Home

NATASHA OSTAPOVICZ

Stanford, MIT, and Cornell are the three top schools which the class of 2012 seniors will be attending next year.

The five students, Emily Stebbins, Tori Jensen, Daniel Rong, May Yamakawa, and Julohn Teixeira are thrilled with their acceptance and their decision to attend these Ivy Leagues.

Daniel Rong however, had an outlook on school that was much different than the typical student thinking of applying to Ivy League. “I didn’t start thinking about college until summer of junior year,” said Rong. Once he and his father toured the Cornell campus the two agreed that this was the school for him.

Thinking of Cornell as a reach school, Rong said he “started dancing around the room” when he got his early decision acceptance. After that, he decided not to apply to any other schools.

Rong participates in the math team, robotics team, band, jazz band, and environmental club, and received the highest score in the school in the math Olympiad his sophomore, junior, and senior year. Rong claimed that “everyone who’s applying to Ivy Leagues has the grades so [he] knew [he] needed more.”

His advice for anyone planning to apply to college is to “do something that looks good on a resume.”

Julohn Teixeira is also attending Cornell but for a different reason: gymnastics. As an acclaimed gymnast, Teixeira knew that she would continue gymnastics into college.

Although she has been a gymnast since the age of 2, she only realized her goal of going to college for gymnastics at the age of 8.

Teixeira said that she only started wanting to go Cornell “2 months before [she] got in.” On an official visit where she stayed with one of the girls currently on the team, she made her decision.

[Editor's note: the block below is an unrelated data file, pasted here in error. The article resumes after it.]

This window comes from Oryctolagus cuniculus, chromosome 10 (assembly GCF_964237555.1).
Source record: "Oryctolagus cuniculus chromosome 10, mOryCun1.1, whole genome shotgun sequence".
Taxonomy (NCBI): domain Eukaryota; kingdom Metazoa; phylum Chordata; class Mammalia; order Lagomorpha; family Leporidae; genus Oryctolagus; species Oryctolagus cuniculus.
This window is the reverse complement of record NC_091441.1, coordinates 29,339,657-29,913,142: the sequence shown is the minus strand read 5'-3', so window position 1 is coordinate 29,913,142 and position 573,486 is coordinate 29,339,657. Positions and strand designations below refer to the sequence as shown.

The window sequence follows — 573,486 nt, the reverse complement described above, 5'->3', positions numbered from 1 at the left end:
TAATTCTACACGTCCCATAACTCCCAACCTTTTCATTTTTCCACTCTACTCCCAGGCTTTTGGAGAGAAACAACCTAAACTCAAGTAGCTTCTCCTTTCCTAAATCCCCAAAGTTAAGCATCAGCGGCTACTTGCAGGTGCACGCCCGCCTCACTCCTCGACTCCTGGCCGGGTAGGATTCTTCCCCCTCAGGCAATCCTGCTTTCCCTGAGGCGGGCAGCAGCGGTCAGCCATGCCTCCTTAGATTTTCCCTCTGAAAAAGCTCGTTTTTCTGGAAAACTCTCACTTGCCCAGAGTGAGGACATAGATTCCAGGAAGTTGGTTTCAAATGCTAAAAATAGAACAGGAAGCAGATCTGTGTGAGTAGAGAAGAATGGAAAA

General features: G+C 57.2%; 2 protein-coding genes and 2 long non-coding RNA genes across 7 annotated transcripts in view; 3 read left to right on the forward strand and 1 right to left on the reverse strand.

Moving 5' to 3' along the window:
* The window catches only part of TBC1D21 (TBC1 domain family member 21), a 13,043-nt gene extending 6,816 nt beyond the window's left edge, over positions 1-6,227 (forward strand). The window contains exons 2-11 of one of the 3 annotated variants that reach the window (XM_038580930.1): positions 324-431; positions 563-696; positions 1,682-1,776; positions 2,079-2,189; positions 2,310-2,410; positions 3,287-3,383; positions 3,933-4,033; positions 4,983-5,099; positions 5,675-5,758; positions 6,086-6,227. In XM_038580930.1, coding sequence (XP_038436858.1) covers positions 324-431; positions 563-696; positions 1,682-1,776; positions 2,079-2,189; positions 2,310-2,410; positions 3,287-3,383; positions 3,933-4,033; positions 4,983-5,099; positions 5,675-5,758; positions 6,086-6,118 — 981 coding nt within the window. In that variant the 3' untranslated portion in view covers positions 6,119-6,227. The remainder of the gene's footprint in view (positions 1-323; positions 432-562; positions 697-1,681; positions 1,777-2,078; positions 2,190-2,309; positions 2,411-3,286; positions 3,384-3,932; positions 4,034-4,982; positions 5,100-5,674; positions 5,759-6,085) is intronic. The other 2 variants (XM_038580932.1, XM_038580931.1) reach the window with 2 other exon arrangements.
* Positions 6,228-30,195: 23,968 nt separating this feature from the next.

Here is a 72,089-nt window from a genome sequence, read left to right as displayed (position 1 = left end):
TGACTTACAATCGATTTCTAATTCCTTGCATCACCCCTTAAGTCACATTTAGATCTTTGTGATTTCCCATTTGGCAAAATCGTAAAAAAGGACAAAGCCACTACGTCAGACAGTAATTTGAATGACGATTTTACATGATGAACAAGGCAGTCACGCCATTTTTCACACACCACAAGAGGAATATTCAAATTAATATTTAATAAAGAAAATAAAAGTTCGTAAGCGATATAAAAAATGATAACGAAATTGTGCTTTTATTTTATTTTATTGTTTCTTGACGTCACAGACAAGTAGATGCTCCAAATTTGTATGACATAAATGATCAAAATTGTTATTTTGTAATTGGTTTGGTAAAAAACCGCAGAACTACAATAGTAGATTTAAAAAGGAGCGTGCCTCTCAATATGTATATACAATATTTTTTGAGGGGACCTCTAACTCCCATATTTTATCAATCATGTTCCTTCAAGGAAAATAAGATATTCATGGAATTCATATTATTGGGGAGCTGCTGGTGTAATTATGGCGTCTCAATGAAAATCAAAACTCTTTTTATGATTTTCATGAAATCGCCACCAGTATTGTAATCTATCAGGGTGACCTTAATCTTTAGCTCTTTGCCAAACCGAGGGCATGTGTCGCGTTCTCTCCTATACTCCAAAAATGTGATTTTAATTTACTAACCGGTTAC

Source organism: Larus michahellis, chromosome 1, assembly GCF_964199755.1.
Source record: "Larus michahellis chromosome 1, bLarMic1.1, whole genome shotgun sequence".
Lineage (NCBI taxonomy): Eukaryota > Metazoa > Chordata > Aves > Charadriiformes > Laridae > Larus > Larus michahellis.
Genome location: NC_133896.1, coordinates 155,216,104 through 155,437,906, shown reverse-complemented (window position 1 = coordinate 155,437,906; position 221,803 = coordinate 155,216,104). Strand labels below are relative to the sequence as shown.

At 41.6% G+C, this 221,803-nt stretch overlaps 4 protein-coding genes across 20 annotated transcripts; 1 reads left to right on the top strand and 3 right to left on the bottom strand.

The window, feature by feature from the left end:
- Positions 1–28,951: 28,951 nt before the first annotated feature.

“I kind of assumed,” said Teixeira. On the day that she would hear back from Cornell she was at the gym. “My coach made me go in the office and check.” When she got the news, she called her dad. “He was so happy” said Teixeira. “My family is definitely more excited than I am, especially my dad.”

She said her key to success is “applying [herself] every day.”

Tori Jensen will be heading to Boston in the fall to attend MIT. She was also scouting for a sport: softball.

Last year, a scout approached her and told her to keep in contact. MIT wasn’t a goal for Jensen until then.

She was in the car with her mom when she got her email. “My mom screamed and almost crashed,” said Jensen.

Although softball is Tori’s reasoning behind her choice of MIT, she’s majoring in physics.  “It’s totally something that I’m passionate about. When I go to the library I pick up a Steven Hawkins book,” Jensen said.

“I’ve always been motivated to learn,” said Jensen. “Life is so short and we’ve got it pretty good here. I don’t want to miss an opportunity.”

Her advice to any applicant is to “make academics a priority but use your energy for what you’re passionate about.”

Advertisements

2 thoughts on “Holliston Seniors Headed to Prestigious Schools

  1. Stanford, although prestigious, is not considered an Ivy League school because it is not in the same athletics division. That being said, there are other students who have been accepted into prestigious universities as well that are on the same level as Ivy Leagues and should also be mentioned when credit is due as I’m sure they have worked very hard and deserve recognition.

  2. The Vision Staff would like to make a retraction on this article. We mistakenly included in our article the fact that Stanford is an Ivy League school, when it is not. MIT is also not on the list of Ivy League schools. The Ivy League schools are Brown, Cornell, Columbia, Dartmouth, Harvard, the University of Pennsylvania, Princeton and Yale.

    We are also aware that many students were accepted into prestigious colleges and universities. Our writer picked several seniors to interview in an attempt to be accurate and relate the experiences of many of these students. Our intention was not to insult any student by omission.

Leave a Reply

Fill in your details below or click an icon to log in:

WordPress.com Logo

You are commenting using your WordPress.com account. Log Out / Change )

Twitter picture

You are commenting using your Twitter account. Log Out / Change )

Facebook photo

You are commenting using your Facebook account. Log Out / Change )

Google+ photo

You are commenting using your Google+ account. Log Out / Change )

Connecting to %s